South Peace News
Several Peace River and area residents are proposing a conservation area be established to preserve a pristine area in the Peace River valley.
Wayne Thorp and Dave Walty attended Northern Sunrise County’s Feb. 8 meeting by Zoom to explain their case and ask the County to consider the request. Council referred the matter to administration for further study before making a decision.
Thorp did most of the speaking at the meeting. He first told council the area was beside the Three Creeks gravel pit – an area familiar to council.
“There is not much of this land left,” he said, adding his group would like to see 160 hectares preserved.
“A lot of people have been using it.”
In a document presented to council, the land is described as follows: “This area is very rare, forested gravel beach supporting thrifty mature white spruce, birch and lodgepole pine and protects an understory of carpet of green mosses, lichens and mushrooms dotted with squirrel middens. The area is also a critical over-wintering area providing thermal cover habitat for moose, elk and deer.”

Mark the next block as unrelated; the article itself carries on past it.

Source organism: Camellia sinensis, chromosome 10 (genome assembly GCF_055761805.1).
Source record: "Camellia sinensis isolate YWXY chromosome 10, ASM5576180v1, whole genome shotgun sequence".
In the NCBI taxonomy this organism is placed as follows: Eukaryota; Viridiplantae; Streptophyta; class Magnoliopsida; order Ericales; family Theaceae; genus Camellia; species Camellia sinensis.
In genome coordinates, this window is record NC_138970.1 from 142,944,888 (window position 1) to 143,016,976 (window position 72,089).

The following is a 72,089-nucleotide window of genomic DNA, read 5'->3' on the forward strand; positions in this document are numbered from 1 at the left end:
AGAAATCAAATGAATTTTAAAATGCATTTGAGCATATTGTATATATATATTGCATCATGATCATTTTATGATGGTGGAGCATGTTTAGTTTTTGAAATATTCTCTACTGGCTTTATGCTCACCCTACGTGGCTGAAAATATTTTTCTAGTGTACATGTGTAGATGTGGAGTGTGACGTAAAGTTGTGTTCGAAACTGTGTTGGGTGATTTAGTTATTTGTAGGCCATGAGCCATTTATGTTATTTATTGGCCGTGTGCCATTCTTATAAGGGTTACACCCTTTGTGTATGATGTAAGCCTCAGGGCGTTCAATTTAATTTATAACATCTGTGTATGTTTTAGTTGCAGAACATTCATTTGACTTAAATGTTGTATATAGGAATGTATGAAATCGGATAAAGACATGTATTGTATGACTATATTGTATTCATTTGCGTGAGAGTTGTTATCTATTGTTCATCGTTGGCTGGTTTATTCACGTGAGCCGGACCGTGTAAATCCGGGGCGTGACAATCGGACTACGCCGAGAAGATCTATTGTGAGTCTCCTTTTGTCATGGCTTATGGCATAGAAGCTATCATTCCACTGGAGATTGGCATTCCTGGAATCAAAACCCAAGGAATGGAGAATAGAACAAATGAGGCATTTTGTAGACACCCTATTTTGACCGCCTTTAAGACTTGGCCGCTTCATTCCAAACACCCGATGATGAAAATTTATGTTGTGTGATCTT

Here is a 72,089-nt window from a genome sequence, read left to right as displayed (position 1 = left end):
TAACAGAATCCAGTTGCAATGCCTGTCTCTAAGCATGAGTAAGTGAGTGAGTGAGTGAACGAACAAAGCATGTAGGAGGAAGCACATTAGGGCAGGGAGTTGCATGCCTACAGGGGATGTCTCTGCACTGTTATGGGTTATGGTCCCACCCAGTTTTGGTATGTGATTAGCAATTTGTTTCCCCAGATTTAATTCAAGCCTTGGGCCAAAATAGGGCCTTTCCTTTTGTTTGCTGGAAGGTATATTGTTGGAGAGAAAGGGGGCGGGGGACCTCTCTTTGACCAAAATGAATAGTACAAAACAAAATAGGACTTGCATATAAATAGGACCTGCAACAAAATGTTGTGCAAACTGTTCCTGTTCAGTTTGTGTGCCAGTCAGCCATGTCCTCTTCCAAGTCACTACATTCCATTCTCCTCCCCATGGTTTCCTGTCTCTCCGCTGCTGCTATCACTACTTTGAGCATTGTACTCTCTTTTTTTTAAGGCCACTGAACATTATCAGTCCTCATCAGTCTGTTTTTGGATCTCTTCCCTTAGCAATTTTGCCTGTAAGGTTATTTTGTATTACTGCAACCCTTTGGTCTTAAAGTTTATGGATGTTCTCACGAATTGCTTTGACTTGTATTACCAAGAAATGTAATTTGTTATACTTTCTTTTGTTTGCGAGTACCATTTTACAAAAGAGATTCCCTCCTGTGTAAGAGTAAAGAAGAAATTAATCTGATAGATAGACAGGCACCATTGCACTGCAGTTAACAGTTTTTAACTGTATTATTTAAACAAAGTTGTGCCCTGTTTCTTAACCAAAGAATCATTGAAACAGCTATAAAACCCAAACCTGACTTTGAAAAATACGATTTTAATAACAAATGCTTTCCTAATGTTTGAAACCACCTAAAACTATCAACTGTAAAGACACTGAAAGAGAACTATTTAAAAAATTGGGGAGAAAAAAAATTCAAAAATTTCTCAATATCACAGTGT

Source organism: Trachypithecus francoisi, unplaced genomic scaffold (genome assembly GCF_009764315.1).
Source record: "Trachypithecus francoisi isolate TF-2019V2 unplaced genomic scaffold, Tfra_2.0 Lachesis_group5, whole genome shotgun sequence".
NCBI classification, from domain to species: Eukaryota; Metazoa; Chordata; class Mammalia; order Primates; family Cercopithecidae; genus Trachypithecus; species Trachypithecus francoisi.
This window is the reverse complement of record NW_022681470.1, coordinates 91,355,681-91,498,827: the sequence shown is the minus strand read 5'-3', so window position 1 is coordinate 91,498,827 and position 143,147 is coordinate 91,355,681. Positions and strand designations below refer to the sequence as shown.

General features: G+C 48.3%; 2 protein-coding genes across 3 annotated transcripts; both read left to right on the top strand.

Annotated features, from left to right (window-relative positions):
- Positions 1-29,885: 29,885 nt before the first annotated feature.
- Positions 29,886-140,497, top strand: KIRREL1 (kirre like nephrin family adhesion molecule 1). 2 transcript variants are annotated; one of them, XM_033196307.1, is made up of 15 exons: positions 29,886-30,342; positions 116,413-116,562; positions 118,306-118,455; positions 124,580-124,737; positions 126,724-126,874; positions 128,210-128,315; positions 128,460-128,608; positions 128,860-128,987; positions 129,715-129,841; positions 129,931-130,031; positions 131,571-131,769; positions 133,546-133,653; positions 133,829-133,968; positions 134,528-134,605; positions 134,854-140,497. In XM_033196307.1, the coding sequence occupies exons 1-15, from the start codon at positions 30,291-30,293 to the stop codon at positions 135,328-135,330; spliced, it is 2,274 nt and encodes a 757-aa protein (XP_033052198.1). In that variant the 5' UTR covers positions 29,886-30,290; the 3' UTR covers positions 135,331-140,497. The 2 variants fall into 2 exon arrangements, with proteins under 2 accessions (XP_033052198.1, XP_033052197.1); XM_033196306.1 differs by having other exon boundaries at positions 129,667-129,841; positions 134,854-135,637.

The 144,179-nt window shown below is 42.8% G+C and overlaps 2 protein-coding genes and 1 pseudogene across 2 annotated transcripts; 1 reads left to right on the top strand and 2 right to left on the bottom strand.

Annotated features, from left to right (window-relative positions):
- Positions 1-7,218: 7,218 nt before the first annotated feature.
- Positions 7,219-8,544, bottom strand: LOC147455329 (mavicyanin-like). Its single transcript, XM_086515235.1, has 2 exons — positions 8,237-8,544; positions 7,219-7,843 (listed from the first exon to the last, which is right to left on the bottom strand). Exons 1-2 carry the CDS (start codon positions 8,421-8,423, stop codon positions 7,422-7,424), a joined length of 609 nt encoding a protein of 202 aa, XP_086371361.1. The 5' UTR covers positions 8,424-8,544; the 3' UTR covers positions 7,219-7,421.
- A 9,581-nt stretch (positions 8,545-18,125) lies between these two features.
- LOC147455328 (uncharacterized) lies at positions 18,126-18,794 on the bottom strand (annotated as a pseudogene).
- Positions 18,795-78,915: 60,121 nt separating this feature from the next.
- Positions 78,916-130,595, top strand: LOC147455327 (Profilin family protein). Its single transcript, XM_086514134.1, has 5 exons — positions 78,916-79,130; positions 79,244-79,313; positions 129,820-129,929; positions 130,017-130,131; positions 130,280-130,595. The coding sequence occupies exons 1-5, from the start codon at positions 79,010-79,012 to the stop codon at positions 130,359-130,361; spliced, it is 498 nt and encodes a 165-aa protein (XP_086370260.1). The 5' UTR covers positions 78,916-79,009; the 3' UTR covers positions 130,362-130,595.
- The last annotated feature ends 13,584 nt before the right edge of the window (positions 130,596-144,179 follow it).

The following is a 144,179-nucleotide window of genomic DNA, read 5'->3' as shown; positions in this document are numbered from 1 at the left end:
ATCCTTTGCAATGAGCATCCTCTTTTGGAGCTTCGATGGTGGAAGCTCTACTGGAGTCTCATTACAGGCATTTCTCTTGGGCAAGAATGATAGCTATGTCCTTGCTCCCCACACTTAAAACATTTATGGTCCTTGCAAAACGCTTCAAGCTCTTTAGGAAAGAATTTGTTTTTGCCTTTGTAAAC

Thorp added he once saw six moose standing in the spruce.
“They need this thermal cover.”
The canopy created by the spruce keeps snow from getting too deep.
Thorp noted people are using the area more and more. Coupled with potential development, they fear the site could be lost forever. A new plant is proposed for the area by Source Energy.
“We think there is a high risk of this area being lost,” said Thorp.
“We’re not trying to stop development but we want some measure of preservation,” he added.
And, he noted, preserving the area would be consistent with the County’s own Municipal Development Plan, which in part states, “Support and promote the County’s natura assets and tourism potential by protecting, promoting and enhancing its environmentally sensitive areas and open spaces.”
Thorp also asked council to consider:
- to make a minor investment into recreational development for an access to be constructed to link to the existing truck trail, a couple of small parking areas to be developed, each with a fire pit and table for day use only;
- Support for the establishment of designated trails for ATV use to protect the environmental values in the surrounding area;
- Support for keeping the conservation area in the long term “wildland state” with few facilities.
Thorp noted as residents, they cannot apply under the Public Lands Act for a recreation lease or a DML disposition.
Council had little to say after hearing the presentation.
“I’m a proponent for preserving areas. . .there has to be balance between resources and recreation,” said Marie Reine – Judah Councillor Dan Boisvert.